Gov. Chris Christie addressed a packed gymnasium of over 300 people at Cedar Grove High School today in a Town Hall – style meeting, and spoke out against the “Corzine Democrats” in the legislature, called for income and property tax cuts and emphasized the fast approaching July 1 Constitutional deadline for the legislature to adopt a budget.
The governor’s 85th Town Hall meeting was heavy with rhetoric and peppered with jabs at Democrats in the state legislature.
Christie spoke in front of an “Only 12 Days Left for Legislature to Deliver Tax Relief” sign, in addition to a sign strung above the curtained entrance that read: “The Jersey Comeback Has Begun.”
An energetic crowd greeted the governor with a standing ovation and applause when he entered. Gov. Christie thanked them for the warm welcome and said that he is, “An Essex county kid,” who grew up in Livingston, and was happy to be home.
Cedar Grove officials and council members were in attendance, in addition to State Senator Kevin O’Tool and Essex County Executive Joseph N. DiVincenzo, Jr.
Gov. Christie spent the first part of the meeting focusing on the return of the “Corzine Democrats,” who he said are about “bigger government, higher taxes and more spending” which he suggested ultimately hinders the adoption of a budget in the legislature in 12 days.
“I think you thought you had slayed this type of Democrat in 2009,” said Christie. “But I am here to tell you today that I fear this type of Democrat has returned to the state legislature.”
“We have a $30+ billion budget that they haven’t even responded,” said Christie. “Everything is supposed to get done in the last 12 days. Well, we’ll see.”
While he touched on bipartisan work such as pension reform and the 2 percent property tax cap, he said, that the long-anticipated property tax relief promised to New Jerserseyeans by previous governors would not be delivered by Democrats in this legislature.
Gov. Christie spoke briefly about Cedar Grove, citing a 31 percent increase his administration has delivered to K -12 public schools, in addition to pension reform. He did not mention the drug abuse and gang-related problems afflicting two local halfway houses, highlighted in a New York Times series this week.
The floor opened up to questions from audience members. Bob Pellegrini of Bayonne asked about imposing term limits in Congress. Chrisitie agreed that it should be done, but said that there is a “slim prospect of it happening.” In a theme that ran throughout the meeting, the governor made a point to distance himself and his own actions from Trenton “lawmakers who don’t like to follow the laws.”
Lab owner Rose DeMeo asked about state or county assistance that was available for technological development and said it was difficult to compete with larger companies located out of state and overseas.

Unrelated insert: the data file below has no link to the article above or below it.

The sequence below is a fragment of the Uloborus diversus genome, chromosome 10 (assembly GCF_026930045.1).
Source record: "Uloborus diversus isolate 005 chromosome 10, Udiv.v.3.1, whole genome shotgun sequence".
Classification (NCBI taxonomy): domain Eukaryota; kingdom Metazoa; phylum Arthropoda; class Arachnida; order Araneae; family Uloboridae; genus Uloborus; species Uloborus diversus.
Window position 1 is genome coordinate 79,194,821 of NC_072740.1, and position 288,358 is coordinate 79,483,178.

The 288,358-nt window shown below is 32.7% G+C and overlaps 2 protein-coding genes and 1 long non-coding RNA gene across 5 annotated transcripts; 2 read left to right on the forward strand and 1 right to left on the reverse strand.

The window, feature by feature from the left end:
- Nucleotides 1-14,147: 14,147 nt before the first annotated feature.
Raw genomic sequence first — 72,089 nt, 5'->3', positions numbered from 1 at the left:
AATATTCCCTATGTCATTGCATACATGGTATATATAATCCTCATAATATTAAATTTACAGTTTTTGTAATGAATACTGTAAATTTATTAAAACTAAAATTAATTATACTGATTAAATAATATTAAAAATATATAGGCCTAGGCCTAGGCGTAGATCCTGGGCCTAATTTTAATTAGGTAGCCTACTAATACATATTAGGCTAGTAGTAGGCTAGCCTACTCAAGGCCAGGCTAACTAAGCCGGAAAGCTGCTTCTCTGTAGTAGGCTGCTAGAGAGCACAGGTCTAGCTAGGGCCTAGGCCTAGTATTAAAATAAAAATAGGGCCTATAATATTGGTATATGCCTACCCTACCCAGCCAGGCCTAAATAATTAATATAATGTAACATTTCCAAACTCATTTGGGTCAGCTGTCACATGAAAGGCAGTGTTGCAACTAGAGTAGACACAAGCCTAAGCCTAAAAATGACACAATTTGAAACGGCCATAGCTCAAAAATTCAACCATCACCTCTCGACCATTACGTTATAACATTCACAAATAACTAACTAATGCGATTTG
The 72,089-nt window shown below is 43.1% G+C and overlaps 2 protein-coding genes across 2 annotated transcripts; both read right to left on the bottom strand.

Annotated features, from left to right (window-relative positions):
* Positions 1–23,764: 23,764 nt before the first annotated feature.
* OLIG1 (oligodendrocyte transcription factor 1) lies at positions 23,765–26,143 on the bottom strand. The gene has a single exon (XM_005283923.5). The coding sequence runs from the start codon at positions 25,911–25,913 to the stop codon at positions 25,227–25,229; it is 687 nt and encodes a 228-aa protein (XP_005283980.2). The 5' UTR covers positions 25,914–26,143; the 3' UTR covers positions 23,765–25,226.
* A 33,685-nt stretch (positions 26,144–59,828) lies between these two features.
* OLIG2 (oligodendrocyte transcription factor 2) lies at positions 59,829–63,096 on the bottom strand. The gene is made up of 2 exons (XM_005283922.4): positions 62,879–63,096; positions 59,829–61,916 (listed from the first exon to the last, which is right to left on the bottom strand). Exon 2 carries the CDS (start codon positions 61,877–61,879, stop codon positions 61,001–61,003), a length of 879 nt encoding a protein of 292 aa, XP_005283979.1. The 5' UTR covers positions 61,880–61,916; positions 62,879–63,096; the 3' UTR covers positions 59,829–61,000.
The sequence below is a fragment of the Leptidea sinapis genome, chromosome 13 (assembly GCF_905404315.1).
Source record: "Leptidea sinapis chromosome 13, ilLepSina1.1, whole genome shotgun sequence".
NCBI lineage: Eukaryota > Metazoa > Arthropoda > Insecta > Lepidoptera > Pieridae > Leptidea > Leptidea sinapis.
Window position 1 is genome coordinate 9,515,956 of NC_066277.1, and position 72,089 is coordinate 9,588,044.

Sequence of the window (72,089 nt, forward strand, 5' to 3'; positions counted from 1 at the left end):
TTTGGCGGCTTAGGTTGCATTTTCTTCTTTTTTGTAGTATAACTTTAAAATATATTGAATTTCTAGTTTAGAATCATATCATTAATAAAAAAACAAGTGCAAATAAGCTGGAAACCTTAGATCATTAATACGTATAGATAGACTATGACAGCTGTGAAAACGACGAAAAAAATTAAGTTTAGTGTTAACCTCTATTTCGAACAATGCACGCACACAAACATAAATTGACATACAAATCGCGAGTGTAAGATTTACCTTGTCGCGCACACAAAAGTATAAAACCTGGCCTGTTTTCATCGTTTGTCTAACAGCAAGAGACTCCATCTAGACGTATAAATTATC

“We must make sure our rates are competitive with neighboring states… I push for lower tax rates,’ said Christie. He said that lower tax rates are an incentive for bringing new businesses into the state and cited the “eight great years we had under Gov. Kean.” Christie directed DeMeo to call the Business Action Center to see what grants are available for her company.
One audience member who did not express her support or admiration for the governor’s policies, Madeline Hoffman of Bloomfield Peace Action, asked, “Why did you let the wealth tax expire?”
“Stop. I did not let the wealth tax expire,” said Christie. “It expired in 2009 when Corzine was governor.” He said that the Democrats could have signed it, but chose not to for political reasons. “They wanted me to take responsibility for it. I think it’s wrong, so I’m not doing it.”
Hoffman asked if the governor would support cutting the national military budget by 25 percent and having the money reallocated into other public services.
“I am simply not going to engage in the type of class warfare that the president is engaged in by blaming everything…” He was interrupted by cheers and applause. Christie said that we said that 1 percent of the population currently pays 40 percent of income tax, and that we have $70 billion of “departed wealth” from high-earners who have left New Jersey for more wealth-accommodating pastures. With regard to the military budget, he said that he didn’t know if that would be an effective way to gain revenue.
Local school board member Jean Pasternak commented on the “lack of accountability in school boards.” Gov. Christie said that he has tried to hold accountability by capping the superintendent salary at $175,000. He also emphasized judging teachers on merit and performance, rather than giving tenure to employees “simply because they are older and more experienced.”
Towards the end of the meeting, one woman asked if the governor would accept a vice presidential nomination from Republican nominee Mitt Romney. Christie said he didn’t think he would ask, but said, “If he called, I’d listen.”
“The reason I didn’t run for president is because it didn’t feel right for me to leave,” said Christie. “Bet on me being governor of New Jersey in January 2013.”